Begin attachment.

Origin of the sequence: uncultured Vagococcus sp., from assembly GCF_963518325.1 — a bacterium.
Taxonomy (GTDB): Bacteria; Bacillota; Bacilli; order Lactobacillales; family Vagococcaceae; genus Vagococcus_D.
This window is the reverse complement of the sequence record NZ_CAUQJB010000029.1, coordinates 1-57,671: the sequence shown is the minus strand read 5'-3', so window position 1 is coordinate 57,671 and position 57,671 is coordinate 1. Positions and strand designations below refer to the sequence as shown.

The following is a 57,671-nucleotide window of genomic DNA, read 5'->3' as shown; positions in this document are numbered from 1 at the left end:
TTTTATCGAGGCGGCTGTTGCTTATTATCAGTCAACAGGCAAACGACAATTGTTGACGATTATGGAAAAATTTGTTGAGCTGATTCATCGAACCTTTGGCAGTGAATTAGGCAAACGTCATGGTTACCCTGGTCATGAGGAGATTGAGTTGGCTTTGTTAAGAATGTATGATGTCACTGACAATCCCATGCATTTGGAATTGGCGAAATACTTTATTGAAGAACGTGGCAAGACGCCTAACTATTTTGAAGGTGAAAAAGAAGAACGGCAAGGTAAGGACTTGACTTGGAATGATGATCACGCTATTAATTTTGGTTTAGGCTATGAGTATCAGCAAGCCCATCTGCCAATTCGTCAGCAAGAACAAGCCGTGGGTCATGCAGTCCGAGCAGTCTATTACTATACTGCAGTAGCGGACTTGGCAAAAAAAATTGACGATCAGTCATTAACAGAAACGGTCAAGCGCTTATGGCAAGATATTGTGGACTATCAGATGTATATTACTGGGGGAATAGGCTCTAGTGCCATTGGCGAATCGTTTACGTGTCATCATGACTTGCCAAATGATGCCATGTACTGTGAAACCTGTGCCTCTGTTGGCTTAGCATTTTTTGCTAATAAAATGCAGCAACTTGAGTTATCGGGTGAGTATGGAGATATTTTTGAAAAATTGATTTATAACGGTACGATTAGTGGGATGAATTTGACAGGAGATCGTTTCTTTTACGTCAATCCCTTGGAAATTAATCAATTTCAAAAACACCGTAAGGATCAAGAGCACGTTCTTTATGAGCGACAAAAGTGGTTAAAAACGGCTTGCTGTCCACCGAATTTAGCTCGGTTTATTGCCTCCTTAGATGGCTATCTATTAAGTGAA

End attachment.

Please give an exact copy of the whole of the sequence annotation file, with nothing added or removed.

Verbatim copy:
Origin of the sequence: uncultured Vagococcus sp., from assembly GCF_963518325.1 — a bacterium.
Taxonomy (GTDB): Bacteria; Bacillota; Bacilli; order Lactobacillales; family Vagococcaceae; genus Vagococcus_D.
This window is the reverse complement of the sequence record NZ_CAUQJB010000029.1, coordinates 1-57,671: the sequence shown is the minus strand read 5'-3', so window position 1 is coordinate 57,671 and position 57,671 is coordinate 1. Positions and strand designations below refer to the sequence as shown.

The following is a 57,671-nucleotide window of genomic DNA, read 5'->3' as shown; positions in this document are numbered from 1 at the left end:
TTTTATCGAGGCGGCTGTTGCTTATTATCAGTCAACAGGCAAACGACAATTGTTGACGATTATGGAAAAATTTGTTGAGCTGATTCATCGAACCTTTGGCAGTGAATTAGGCAAACGTCATGGTTACCCTGGTCATGAGGAGATTGAGTTGGCTTTGTTAAGAATGTATGATGTCACTGACAATCCCATGCATTTGGAATTGGCGAAATACTTTATTGAAGAACGTGGCAAGACGCCTAACTATTTTGAAGGTGAAAAAGAAGAACGGCAAGGTAAGGACTTGACTTGGAATGATGATCACGCTATTAATTTTGGTTTAGGCTATGAGTATCAGCAAGCCCATCTGCCAATTCGTCAGCAAGAACAAGCCGTGGGTCATGCAGTCCGAGCAGTCTATTACTATACTGCAGTAGCGGACTTGGCAAAAAAAATTGACGATCAGTCATTAACAGAAACGGTCAAGCGCTTATGGCAAGATATTGTGGACTATCAGATGTATATTACTGGGGGAATAGGCTCTAGTGCCATTGGCGAATCGTTTACGTGTCATCATGACTTGCCAAATGATGCCATGTACTGTGAAACCTGTGCCTCTGTTGGCTTAGCATTTTTTGCTAATAAAATGCAGCAACTTGAGTTATCGGGTGAGTATGGAGATATTTTTGAAAAATTGATTTATAACGGTACGATTAGTGGGATGAATTTGACAGGAGATCGTTTCTTTTACGTCAATCCCTTGGAAATTAATCAATTTCAAAAACACCGTAAGGATCAAGAGCACGTTCTTTATGAGCGACAAAAGTGGTTAAAAACGGCTTGCTGTCCACCGAATTTAGCTCGGTTTATTGCCTCCTTAGATGGCTATCTATTAAGTGAA